Diana Oltavaro

In this thesis interfaces are studied that play an important role in charge transfer and charge/spin transport along and across thin layers.

‘Quantum mechanical understanding of these processes is guiding device performance,’ Diana Otálvaro says. ‘Spin/valve architectures using organic materials are strong future candidates to be implemented in hard disks one day.’ Lower operating voltages are feasible for organic molecule structures which are, above that, relatively cheap to produce.

‘Performing simulation experiments and theory building, were at the heart of my research,’ Diana shares. ‘Finding an elegant explanation of the underlying physics in spin transport, was one of the key moments in my PhD project which led to a publication in Physical Review Letters B. The model sheds light on how spin is transported in popular interfaces and the parameters that matter here.’

The interface processes, surface phenomena, magnetization (in particular magneto-resistance) & electronics (in particular current polarization) which are relevant in her research, Diana came up with a new terminology, calling it: spinterface. Diana: ‘I am sure my findings are relevant for other systems as well. Although some limitations still exist, the work is of a pretty general nature.’

During her PhD Diana Otálvaro worked as a member of the Computational Materials Science Group, led by Professor Paul Kelly.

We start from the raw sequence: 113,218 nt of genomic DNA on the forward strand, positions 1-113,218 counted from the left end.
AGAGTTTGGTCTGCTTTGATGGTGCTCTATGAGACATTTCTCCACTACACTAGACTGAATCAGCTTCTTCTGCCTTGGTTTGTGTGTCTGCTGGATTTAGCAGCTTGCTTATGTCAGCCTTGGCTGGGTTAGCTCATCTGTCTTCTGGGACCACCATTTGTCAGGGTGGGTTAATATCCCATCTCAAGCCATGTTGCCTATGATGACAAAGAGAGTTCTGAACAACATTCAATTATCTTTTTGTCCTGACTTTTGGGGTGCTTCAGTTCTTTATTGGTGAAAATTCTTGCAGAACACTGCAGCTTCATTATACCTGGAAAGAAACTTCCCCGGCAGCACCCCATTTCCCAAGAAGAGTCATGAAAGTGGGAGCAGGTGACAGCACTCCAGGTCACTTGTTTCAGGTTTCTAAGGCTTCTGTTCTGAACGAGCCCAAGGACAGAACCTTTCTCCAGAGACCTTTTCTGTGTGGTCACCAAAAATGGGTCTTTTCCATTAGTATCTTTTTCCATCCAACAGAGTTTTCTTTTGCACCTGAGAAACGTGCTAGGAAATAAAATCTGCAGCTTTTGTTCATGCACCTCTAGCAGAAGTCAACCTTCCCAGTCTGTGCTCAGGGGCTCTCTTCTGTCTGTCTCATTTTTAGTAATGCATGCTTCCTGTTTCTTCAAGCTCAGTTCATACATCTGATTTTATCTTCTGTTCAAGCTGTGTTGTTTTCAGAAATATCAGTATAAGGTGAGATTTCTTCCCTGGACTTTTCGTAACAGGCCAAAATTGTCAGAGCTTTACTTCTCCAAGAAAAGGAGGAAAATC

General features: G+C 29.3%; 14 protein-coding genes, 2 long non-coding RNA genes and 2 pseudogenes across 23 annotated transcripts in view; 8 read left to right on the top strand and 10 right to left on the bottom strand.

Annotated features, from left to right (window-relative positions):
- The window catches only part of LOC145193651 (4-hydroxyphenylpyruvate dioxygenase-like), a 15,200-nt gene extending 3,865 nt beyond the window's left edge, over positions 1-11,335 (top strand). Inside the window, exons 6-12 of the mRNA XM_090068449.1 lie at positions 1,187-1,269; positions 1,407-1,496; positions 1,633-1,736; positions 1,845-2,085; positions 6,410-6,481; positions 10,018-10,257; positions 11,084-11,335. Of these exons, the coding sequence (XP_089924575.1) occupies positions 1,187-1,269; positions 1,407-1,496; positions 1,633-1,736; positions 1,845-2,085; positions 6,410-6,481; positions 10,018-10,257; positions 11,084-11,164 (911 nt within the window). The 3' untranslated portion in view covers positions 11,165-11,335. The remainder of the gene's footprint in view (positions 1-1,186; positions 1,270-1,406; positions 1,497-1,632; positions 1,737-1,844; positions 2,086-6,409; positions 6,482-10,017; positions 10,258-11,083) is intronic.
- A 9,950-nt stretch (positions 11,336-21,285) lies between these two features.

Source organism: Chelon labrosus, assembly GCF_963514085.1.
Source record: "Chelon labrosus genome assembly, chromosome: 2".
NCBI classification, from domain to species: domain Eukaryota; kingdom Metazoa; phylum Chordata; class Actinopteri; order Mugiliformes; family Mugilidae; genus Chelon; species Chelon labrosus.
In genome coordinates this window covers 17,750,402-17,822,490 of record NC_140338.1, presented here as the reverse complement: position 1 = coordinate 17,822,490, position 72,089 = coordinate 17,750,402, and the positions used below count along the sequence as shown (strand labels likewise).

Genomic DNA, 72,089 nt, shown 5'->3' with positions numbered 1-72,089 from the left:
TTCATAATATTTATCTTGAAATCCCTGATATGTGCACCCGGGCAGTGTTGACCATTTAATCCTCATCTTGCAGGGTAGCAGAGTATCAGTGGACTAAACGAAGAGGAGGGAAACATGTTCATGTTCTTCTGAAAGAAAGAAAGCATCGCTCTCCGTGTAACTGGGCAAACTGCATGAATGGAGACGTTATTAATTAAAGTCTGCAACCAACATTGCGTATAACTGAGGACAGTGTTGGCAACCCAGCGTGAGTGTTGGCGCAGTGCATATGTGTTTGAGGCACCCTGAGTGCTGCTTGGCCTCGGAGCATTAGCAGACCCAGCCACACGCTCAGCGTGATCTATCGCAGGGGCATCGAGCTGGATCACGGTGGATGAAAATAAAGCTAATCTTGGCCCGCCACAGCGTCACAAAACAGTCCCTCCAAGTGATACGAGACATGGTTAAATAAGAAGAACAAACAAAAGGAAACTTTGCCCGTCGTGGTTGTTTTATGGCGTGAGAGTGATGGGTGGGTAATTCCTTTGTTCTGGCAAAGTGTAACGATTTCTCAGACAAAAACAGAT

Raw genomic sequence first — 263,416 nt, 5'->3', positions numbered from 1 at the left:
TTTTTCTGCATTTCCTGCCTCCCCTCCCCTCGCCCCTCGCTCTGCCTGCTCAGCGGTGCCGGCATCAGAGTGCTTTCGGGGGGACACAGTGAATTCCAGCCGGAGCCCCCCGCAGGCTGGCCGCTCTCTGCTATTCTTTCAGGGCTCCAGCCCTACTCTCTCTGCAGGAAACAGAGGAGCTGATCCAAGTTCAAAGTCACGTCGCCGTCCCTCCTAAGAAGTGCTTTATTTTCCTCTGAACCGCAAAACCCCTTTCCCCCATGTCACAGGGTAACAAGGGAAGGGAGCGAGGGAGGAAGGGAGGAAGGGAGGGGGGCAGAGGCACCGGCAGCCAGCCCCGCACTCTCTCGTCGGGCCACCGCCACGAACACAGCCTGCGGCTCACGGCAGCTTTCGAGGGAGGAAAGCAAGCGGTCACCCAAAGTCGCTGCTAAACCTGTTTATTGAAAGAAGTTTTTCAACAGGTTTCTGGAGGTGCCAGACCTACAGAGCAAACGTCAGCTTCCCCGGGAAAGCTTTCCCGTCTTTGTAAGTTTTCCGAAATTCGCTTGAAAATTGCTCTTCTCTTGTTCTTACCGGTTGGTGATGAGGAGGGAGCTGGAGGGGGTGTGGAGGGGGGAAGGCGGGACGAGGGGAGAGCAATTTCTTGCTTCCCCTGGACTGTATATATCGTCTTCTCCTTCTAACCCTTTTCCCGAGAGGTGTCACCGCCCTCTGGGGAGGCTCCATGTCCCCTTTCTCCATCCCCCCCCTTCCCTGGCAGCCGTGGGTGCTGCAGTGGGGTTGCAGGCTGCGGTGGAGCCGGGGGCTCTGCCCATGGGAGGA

‘We are the only computational (materials science) Group within Mesa+,’ she says. ‘The experimental findings on spintronic phenomena, as performed within the Nanoelectronics Group, led by Professor Wilfried van der Wiel, directed my work in an inspirational manner. Although no major collaborations with other Mesa+ groups took place, I enjoyed the interest shown in my work by other colleagues, for example during the Mesa+ Days. Within Mesa+ a strong vision on research is present, and the experimental facilities available are amazing.’


Main chapters of her work include interface dipole layers resulting from self-assembled molecular monolayers, absorbed on gold and silver surfaces. Charge displacements modify the interface dipole layers here, which is observable by a change in the work function. Further, spin-polarized transport through organic spin valves using bilayers of C70 molecules sandwiched between two ferromagnetic Fe electrodes were studied. This was extended by including bilayers and trilayers of C60 and C70 molecules.

‘In the last chapter we studied Co|Al2O3|Co spin valves,’ Diana says. ‘These are popular tunnel barriers in scientific experiments and in strategic company’s research. During the PhD project I learnt to be flexible all the time while performing research. While searching for answers in a specific direction, the awareness grows that more aspects are involved to come to a more complex overview, further completing the scope of the research field. New details come to light, making computational research and modeling a complex process, going back and forth continuously.’

Future work

Living in Stuttgart now, Diana prefers a future job in industry: ‘I now prefer to go and work in a more varied setting, working as a team member on parallel subjects. My simulation and computational skills can prove a good expertise in all kinds of work fields, I am sure of.’